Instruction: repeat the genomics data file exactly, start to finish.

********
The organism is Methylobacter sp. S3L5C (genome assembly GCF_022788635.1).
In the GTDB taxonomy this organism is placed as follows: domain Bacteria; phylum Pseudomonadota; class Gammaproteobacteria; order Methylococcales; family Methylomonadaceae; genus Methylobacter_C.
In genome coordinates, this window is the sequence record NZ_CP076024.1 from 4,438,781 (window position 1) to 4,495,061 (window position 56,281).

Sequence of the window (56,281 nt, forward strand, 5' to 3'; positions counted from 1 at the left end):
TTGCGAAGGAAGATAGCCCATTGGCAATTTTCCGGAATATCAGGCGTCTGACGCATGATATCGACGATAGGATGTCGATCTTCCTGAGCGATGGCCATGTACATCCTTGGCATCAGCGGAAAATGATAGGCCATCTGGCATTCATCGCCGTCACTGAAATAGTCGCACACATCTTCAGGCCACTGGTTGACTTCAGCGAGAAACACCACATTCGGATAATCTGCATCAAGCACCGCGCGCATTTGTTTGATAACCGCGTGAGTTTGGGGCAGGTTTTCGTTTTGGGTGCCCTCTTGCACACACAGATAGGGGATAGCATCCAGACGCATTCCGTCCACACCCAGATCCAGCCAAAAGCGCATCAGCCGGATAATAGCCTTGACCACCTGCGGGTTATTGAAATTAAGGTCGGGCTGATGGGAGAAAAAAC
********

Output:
The organism is Methylobacter sp. S3L5C (genome assembly GCF_022788635.1).
In the GTDB taxonomy this organism is placed as follows: domain Bacteria; phylum Pseudomonadota; class Gammaproteobacteria; order Methylococcales; family Methylomonadaceae; genus Methylobacter_C.
In genome coordinates, this window is the sequence record NZ_CP076024.1 from 4,438,781 (window position 1) to 4,495,061 (window position 56,281).

Sequence of the window (56,281 nt, forward strand, 5' to 3'; positions counted from 1 at the left end):
TTGCGAAGGAAGATAGCCCATTGGCAATTTTCCGGAATATCAGGCGTCTGACGCATGATATCGACGATAGGATGTCGATCTTCCTGAGCGATGGCCATGTACATCCTTGGCATCAGCGGAAAATGATAGGCCATCTGGCATTCATCGCCGTCACTGAAATAGTCGCACACATCTTCAGGCCACTGGTTGACTTCAGCGAGAAACACCACATTCGGATAATCTGCATCAAGCACCGCGCGCATTTGTTTGATAACCGCGTGAGTTTGGGGCAGGTTTTCGTTTTGGGTGCCCTCTTGCACACACAGATAGGGGATAGCATCCAGACGCATTCCGTCCACACCCAGATCCAGCCAAAAGCGCATCAGCCGGATAATAGCCTTGACCACCTGCGGGTTATTGAAATTAAGGTCGGGCTGATGGGAGAAAAAAC